In this post, Jared Moore claims Matthew Lee Anderson and Revoice “are gravely mistaken in their understanding of Jesus, sin and temptation.”
On this episode of the CR:V podcast Jeff Wright sets down with Dr. Jared Moore to talk about the controversy around the Revoice Conference and it’s theology – on the temptation of Christ, the nature of same sex attraction, the Reformed tradition on sin – and how it impacts evangelicalism at large and the SBC in particular.
Find it on Apple Podcasts or by clicking here.
In this article, Jared Moore writes that “Much of the error in Revoice’s discussion of same-sex attraction is their treatment of it as a ‘special sin,’ different from other sins. Yet, sinners having orientations does not negate moral culpability.”
In a 2013 essay, Thabiti Anyabwile wrote regarding same-sex marriage, “Turns out that being civil about indecency actually hurts the traditional cause.” His point was that polite discourse about abominable behavior plays a role in normalizing such behavior. It is not difficult to see why that would be the case. Polite discourse minimizes and, over time, neutralizes the instinct of moral revulsion. While moral revulsion alone is not enough to sustain ethical practice over time, it is an important community-shaping element. Healthy communities express moral revulsion at that which is truly abominable, and the healthy effect of such revulsion is a natural deterrent toward said behavior within the community. People who are socialized into being appalled at what is appalling to God have the blessing of a moral compass shaped according to truth. Anyabwile’s “gag reflex” argument highlights an important component of the effects of our discourse about sin. It is entirely possible to speak of sin in a way that is technically correct, while still lacking entirely in true moral fiber, leading to the further erosion of social norms and the withering away of a protective moral revulsion.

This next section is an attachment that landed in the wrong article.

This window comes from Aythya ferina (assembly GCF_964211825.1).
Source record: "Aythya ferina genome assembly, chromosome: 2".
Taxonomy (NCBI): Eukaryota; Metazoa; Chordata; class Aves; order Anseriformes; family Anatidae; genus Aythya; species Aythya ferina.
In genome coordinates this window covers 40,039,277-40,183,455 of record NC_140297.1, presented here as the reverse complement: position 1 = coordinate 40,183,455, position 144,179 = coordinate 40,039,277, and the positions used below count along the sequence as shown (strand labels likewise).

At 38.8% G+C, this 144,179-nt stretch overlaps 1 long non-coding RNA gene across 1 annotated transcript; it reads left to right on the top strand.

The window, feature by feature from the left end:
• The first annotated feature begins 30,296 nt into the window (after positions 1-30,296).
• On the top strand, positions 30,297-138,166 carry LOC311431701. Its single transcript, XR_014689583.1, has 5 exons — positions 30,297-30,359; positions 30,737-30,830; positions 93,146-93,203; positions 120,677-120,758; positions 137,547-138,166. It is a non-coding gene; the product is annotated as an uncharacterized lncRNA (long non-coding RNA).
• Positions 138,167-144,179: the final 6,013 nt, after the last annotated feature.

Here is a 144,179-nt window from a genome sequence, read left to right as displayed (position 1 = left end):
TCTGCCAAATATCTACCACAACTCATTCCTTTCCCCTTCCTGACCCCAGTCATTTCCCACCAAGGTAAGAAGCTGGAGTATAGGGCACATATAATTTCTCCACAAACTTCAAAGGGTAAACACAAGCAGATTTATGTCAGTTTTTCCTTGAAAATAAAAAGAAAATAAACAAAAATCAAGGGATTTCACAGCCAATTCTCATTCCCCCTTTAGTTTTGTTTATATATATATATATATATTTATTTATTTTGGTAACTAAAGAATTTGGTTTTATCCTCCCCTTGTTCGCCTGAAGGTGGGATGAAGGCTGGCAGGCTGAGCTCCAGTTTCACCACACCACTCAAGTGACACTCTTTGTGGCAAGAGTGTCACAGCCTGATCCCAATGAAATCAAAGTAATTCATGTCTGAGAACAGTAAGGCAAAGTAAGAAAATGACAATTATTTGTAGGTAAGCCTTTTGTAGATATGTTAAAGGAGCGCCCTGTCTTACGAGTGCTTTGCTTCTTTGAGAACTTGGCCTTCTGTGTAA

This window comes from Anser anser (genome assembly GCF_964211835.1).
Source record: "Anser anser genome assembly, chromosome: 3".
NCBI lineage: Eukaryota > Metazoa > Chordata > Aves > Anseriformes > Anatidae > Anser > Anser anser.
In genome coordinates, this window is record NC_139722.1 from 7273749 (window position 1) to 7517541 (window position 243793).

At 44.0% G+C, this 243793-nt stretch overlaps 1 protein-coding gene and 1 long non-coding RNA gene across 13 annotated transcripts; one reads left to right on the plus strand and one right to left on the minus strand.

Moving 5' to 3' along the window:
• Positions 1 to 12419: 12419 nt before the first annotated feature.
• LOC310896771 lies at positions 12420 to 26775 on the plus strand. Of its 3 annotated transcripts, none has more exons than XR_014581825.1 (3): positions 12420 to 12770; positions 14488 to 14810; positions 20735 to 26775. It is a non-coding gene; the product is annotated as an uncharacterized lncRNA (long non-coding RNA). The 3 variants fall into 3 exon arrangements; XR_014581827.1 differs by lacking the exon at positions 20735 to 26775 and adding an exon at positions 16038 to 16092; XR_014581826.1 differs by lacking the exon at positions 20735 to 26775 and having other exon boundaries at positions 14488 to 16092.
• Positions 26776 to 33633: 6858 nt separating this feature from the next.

In this article, Thabiti Anyabwile writes, “I think it would be a good thing if more people were gagging on the reality of the sexual behavior that is now becoming public law, protected, and even promoted in public schools.”
In this article, R. Albert Mohler, Jr. addresses the theology of Nate Collins, former student and employee of The Southern Baptist Theological Seminary, as well as others committed to Revoice theology, writing, “Here we see the destabilizing power of the sexual revolution and modern critical theory at full force.”